My post shall not be, by any mean, considered as a criticism, but rather an explanation of what misconceptions beginning investors are falling for and as is clear from my fellow blogger’s post, even so called professionals do the same mistake.

There are many aspects you should take into consideration when looking at payout ratio, but in this post I will look at two of them only. One is probably very widely known (although the Money Magazine seems to be making that mistake too) and the other one is less known.

What Is Payout Ratio

Before I dig deeper into the proper look at payout ratio, let me quickly review, what payout ratio is. The definition is a percentage of dividends paid out compared to earnings the company makes. The equation of payout ratio is as follows:

Dividend Payout Ratio = Dividend Per Share [DPS] / Earnings Per Share [EPS]

Now that you know what dividend payout ratio is, let’s take a look at two common and deadly misconceptions. Why deadly? If you fall for those traps, you get rid yourself from juicy profits in the future.

Comparing Companies Across The Board

First mistake investors typically do is comparing companies across the stock universe. Don’t think that I was a genius from the beginning. No, I was doing the exact same mistake in my investing past.

As is true with any other metrics such as P/E ratio, PEG, and others it is a wrong approach comparing two companies and their payout ratios from a different industries. The fellow blogger uses an example from Money Magazine comparing McDonald with AT&T stating MCD‘s payout ratio to be 54% and AT&T ratio to be 144%. A commenter William posting his comment under the mentioned article even ads Annaly to a pool for comparison.

Never compare payout ratio among companies across the stock universe.

In my opinion it is a serious mistake comparing two different companies and different sectors or industries. It is not possible to compare REITs and their payout ratio with Telecommunication services or Consumer Discretionary as they have totally different requirements. For example REITs are required to pay out 90% or more of their earnings (which is called distribution and not dividends) to the shareholders. MLPs have similar requirements. Thus you will rarely see RETs or MLP with ratio at 70% or less. Most likely the ratio would be around 200%.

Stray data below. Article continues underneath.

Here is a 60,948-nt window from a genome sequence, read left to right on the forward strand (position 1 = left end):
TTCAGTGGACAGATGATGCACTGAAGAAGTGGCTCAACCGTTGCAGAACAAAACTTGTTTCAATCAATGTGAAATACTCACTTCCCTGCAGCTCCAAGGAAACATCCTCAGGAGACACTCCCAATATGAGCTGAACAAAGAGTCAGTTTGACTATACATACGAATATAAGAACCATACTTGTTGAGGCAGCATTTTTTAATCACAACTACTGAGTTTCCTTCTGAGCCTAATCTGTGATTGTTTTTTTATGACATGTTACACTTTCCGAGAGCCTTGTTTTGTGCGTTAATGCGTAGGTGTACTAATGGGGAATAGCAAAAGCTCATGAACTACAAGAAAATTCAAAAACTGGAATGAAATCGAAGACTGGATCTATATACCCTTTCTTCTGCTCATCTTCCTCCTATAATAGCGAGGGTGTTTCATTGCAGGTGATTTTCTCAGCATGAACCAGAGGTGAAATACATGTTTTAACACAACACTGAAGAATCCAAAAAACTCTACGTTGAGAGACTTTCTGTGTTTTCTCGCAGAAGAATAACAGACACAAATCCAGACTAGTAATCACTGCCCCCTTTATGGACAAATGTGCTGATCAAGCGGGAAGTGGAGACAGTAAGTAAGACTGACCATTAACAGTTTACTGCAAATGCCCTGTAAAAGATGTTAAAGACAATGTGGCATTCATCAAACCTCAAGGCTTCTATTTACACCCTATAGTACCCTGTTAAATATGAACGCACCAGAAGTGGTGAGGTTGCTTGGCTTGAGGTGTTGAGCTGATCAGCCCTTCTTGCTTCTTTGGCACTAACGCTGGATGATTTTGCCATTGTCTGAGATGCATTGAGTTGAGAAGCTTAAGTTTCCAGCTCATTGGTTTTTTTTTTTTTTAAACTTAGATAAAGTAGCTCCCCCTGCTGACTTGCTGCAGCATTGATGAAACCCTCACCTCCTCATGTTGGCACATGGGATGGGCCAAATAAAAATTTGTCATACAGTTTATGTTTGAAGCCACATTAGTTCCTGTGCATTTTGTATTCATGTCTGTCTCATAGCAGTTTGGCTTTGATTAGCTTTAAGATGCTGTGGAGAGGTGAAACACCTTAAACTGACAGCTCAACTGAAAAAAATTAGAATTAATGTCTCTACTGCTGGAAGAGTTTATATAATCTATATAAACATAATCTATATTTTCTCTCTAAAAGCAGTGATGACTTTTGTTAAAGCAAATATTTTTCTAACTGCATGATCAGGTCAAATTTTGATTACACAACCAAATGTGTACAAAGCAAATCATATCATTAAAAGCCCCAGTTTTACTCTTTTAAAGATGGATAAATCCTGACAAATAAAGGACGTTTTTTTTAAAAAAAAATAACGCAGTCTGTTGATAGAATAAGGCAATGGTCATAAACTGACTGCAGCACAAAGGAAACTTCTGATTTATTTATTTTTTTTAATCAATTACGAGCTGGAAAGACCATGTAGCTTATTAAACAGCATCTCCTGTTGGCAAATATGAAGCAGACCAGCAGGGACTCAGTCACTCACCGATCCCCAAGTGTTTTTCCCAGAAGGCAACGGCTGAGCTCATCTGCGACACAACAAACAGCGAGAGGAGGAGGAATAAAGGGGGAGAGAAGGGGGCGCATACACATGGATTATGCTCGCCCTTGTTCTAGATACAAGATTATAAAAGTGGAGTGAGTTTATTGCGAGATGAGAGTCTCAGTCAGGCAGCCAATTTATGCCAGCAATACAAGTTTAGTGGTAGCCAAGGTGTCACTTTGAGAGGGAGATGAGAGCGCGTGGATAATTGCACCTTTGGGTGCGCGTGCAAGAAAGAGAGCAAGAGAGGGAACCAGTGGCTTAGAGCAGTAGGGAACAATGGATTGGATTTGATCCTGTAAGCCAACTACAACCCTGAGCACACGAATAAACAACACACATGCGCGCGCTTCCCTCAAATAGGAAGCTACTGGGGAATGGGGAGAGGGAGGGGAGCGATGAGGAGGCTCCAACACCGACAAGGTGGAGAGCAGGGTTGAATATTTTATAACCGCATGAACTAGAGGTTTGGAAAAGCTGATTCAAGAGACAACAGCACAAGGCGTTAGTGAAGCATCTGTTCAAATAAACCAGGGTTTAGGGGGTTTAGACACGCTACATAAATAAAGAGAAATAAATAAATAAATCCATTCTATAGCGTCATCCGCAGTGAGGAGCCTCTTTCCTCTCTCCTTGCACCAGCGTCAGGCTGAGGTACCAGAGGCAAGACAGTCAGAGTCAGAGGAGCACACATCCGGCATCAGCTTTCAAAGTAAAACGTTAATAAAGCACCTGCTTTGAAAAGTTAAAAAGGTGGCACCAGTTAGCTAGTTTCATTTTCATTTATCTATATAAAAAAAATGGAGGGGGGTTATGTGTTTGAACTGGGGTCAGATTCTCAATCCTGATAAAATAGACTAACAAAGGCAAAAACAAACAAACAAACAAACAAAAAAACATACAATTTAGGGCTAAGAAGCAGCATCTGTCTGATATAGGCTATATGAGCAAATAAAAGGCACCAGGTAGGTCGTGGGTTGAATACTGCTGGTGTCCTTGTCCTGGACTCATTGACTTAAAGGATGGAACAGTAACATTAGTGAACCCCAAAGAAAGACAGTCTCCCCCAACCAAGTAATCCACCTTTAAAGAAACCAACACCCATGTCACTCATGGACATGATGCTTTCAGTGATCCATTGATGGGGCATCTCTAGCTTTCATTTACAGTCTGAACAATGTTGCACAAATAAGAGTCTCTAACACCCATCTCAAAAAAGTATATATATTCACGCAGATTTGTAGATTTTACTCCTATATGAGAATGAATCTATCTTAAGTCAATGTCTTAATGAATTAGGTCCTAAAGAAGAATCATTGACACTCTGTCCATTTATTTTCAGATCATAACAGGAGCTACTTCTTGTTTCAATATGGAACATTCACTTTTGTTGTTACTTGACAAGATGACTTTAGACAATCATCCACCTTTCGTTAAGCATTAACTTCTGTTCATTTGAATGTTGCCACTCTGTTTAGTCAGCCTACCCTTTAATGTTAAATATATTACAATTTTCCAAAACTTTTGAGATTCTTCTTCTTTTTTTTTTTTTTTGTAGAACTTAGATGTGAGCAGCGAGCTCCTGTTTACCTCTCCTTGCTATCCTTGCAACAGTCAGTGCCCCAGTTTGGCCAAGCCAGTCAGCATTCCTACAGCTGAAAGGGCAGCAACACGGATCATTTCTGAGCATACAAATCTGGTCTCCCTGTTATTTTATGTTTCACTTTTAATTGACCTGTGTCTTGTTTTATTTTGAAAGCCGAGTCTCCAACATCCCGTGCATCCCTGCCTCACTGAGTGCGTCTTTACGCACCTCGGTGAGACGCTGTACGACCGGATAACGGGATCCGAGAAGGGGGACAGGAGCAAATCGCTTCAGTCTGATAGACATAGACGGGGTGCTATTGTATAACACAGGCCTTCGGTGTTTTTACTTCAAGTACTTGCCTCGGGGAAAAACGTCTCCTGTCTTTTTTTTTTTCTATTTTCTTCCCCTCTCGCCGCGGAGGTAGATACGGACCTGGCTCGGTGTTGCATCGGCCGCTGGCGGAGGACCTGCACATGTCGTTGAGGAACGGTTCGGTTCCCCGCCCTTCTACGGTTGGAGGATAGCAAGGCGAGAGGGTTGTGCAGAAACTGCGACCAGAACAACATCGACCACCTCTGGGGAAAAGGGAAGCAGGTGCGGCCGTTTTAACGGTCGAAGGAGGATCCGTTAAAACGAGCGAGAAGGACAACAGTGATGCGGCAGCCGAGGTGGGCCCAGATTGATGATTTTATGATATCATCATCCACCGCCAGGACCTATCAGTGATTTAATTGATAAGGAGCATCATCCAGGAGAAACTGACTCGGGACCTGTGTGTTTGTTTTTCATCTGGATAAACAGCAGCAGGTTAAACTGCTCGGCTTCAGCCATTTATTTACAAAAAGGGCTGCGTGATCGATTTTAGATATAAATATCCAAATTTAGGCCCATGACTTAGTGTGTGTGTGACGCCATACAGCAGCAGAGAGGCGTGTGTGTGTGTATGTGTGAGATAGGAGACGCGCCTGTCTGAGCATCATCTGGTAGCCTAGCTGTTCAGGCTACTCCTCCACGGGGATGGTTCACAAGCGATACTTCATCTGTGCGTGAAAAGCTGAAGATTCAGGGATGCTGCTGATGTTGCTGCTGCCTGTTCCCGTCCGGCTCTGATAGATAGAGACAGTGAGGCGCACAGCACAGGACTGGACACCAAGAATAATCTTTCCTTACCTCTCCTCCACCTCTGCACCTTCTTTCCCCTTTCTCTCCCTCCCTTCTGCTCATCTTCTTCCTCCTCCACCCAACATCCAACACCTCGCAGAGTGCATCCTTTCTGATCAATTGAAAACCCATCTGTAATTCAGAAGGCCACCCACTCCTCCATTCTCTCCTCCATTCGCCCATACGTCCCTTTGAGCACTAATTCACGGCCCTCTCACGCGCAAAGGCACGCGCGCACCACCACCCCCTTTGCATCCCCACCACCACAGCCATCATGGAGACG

Unfortunately, I have seen many advisers and well known brokers providing an advice to their clients that they should be picking stocks with payout ratio at 60% or less. Some at least add that some sectors are OK with higher payout ratio.

Never compare ratios between different companies. If you still want to do the comparison, do it for at least among the companies in the same sector or industry, ideally among the company’s peers only. In my opinion it makes no sense comparing companies’ payout ratio whatsoever.

Put Payout Ratio In Proper Context

The second serious mistake investors do when evaluating the payout ratio is not that widely known and I have seen many of them not knowing how to look at this metrics from the proper perspective.

To demonstrate the mistake investors do I will use AT&T as an example. As my fellow blogger states, you do not have to calculate the payout ratio manually. Just go to Yahoo! Finance and there you can easily find it.

To do so, you can find that as of this writing AT&T has a payout ratio of 144%. You may then question the company’s dividend policy and consider AT&T at the verge of dividend cut, financial sustainability and company to avoid.

Well doing so you would dump a good company which was increasing it’s dividend for 8 consecutive years and has a great prospect of continuing so.

Always look forward, never behind.

The only reason, why you do not see the real value is that you are looking at the ratio from the wrong perspective. If you go back to the top of my post to see how the ratio is constructed, you will see that it is made of dividend rate per share divided by earnings per share. So let’s take a look at it.